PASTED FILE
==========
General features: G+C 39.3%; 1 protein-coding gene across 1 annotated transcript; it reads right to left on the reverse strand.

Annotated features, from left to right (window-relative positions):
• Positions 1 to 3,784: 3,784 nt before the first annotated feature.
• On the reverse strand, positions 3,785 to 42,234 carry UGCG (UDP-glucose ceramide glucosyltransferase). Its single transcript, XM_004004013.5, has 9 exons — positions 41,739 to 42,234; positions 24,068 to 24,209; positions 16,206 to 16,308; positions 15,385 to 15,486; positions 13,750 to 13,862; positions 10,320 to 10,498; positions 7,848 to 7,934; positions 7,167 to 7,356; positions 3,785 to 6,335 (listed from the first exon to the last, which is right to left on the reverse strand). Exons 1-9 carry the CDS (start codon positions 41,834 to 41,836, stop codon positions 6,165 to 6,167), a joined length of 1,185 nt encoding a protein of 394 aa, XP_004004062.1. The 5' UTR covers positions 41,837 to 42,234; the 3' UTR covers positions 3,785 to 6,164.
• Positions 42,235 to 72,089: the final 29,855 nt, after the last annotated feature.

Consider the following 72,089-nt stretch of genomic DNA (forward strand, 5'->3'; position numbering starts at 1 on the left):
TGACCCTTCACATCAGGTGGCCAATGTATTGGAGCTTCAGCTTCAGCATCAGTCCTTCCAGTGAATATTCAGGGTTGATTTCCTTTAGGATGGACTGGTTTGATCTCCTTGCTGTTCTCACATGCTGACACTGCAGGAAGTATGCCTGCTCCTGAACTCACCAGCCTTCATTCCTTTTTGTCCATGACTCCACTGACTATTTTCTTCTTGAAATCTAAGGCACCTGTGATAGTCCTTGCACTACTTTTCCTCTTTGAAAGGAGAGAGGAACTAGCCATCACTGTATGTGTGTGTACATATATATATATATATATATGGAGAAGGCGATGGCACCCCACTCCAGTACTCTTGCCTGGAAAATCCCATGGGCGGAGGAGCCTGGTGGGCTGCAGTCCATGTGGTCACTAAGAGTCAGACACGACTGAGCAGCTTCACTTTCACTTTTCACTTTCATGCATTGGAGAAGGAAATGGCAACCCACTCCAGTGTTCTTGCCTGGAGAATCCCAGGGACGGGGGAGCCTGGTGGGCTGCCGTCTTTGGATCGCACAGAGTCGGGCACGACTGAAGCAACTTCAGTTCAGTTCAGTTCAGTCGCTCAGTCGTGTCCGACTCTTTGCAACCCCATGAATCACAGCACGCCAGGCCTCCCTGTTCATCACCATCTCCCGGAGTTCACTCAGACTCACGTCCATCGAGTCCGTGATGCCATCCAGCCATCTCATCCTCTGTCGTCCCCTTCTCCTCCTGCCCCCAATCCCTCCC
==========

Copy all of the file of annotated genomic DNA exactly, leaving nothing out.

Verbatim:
General features: G+C 39.3%; 1 protein-coding gene across 1 annotated transcript; it reads right to left on the reverse strand.

Annotated features, from left to right (window-relative positions):
• Positions 1 to 3,784: 3,784 nt before the first annotated feature.
• On the reverse strand, positions 3,785 to 42,234 carry UGCG (UDP-glucose ceramide glucosyltransferase). Its single transcript, XM_004004013.5, has 9 exons — positions 41,739 to 42,234; positions 24,068 to 24,209; positions 16,206 to 16,308; positions 15,385 to 15,486; positions 13,750 to 13,862; positions 10,320 to 10,498; positions 7,848 to 7,934; positions 7,167 to 7,356; positions 3,785 to 6,335 (listed from the first exon to the last, which is right to left on the reverse strand). Exons 1-9 carry the CDS (start codon positions 41,834 to 41,836, stop codon positions 6,165 to 6,167), a joined length of 1,185 nt encoding a protein of 394 aa, XP_004004062.1. The 5' UTR covers positions 41,837 to 42,234; the 3' UTR covers positions 3,785 to 6,164.
• Positions 42,235 to 72,089: the final 29,855 nt, after the last annotated feature.

Consider the following 72,089-nt stretch of genomic DNA (forward strand, 5'->3'; position numbering starts at 1 on the left):
TGACCCTTCACATCAGGTGGCCAATGTATTGGAGCTTCAGCTTCAGCATCAGTCCTTCCAGTGAATATTCAGGGTTGATTTCCTTTAGGATGGACTGGTTTGATCTCCTTGCTGTTCTCACATGCTGACACTGCAGGAAGTATGCCTGCTCCTGAACTCACCAGCCTTCATTCCTTTTTGTCCATGACTCCACTGACTATTTTCTTCTTGAAATCTAAGGCACCTGTGATAGTCCTTGCACTACTTTTCCTCTTTGAAAGGAGAGAGGAACTAGCCATCACTGTATGTGTGTGTACATATATATATATATATATATGGAGAAGGCGATGGCACCCCACTCCAGTACTCTTGCCTGGAAAATCCCATGGGCGGAGGAGCCTGGTGGGCTGCAGTCCATGTGGTCACTAAGAGTCAGACACGACTGAGCAGCTTCACTTTCACTTTTCACTTTCATGCATTGGAGAAGGAAATGGCAACCCACTCCAGTGTTCTTGCCTGGAGAATCCCAGGGACGGGGGAGCCTGGTGGGCTGCCGTCTTTGGATCGCACAGAGTCGGGCACGACTGAAGCAACTTCAGTTCAGTTCAGTTCAGTCGCTCAGTCGTGTCCGACTCTTTGCAACCCCATGAATCACAGCACGCCAGGCCTCCCTGTTCATCACCATCTCCCGGAGTTCACTCAGACTCACGTCCATCGAGTCCGTGATGCCATCCAGCCATCTCATCCTCTGTCGTCCCCTTCTCCTCCTGCCCCCAATCCCTCCC